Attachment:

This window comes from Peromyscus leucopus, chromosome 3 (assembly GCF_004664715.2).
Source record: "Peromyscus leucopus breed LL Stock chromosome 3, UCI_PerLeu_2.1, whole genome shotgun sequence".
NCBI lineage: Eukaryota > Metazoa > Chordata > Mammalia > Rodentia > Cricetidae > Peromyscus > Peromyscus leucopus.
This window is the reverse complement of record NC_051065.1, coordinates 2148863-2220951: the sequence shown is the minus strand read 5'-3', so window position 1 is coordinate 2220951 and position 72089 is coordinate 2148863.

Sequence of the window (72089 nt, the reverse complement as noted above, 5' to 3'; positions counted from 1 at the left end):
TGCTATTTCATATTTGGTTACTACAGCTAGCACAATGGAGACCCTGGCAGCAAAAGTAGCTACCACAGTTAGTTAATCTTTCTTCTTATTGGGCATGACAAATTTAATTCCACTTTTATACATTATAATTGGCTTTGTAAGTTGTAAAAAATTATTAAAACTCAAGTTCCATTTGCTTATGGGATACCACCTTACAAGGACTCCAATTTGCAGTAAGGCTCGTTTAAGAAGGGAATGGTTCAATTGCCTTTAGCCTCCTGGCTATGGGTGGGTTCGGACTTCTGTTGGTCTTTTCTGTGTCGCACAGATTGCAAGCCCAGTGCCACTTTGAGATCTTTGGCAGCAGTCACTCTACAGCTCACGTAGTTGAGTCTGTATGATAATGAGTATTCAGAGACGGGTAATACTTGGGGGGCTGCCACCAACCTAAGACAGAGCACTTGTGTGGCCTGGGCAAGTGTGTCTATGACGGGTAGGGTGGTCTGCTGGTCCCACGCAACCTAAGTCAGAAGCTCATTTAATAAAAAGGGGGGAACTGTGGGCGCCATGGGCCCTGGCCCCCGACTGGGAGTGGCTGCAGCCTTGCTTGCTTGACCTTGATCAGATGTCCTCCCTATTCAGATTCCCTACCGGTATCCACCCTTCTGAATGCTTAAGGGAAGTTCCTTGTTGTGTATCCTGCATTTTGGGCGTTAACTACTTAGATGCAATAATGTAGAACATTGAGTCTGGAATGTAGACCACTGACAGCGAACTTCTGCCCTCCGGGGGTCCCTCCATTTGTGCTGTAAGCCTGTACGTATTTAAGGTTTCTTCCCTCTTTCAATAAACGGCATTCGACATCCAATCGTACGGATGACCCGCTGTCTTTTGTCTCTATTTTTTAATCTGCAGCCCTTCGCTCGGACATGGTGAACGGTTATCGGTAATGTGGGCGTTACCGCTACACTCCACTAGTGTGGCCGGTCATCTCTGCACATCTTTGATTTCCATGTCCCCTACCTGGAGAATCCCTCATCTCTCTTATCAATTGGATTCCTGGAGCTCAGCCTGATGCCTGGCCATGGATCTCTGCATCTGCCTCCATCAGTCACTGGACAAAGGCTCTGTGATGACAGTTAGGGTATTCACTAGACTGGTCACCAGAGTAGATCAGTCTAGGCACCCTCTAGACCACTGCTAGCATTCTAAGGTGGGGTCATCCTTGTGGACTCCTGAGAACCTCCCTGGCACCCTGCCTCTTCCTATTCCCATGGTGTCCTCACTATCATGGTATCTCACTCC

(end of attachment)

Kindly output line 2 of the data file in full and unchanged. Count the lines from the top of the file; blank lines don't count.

Source record: "Peromyscus leucopus breed LL Stock chromosome 3, UCI_PerLeu_2.1, whole genome shotgun sequence".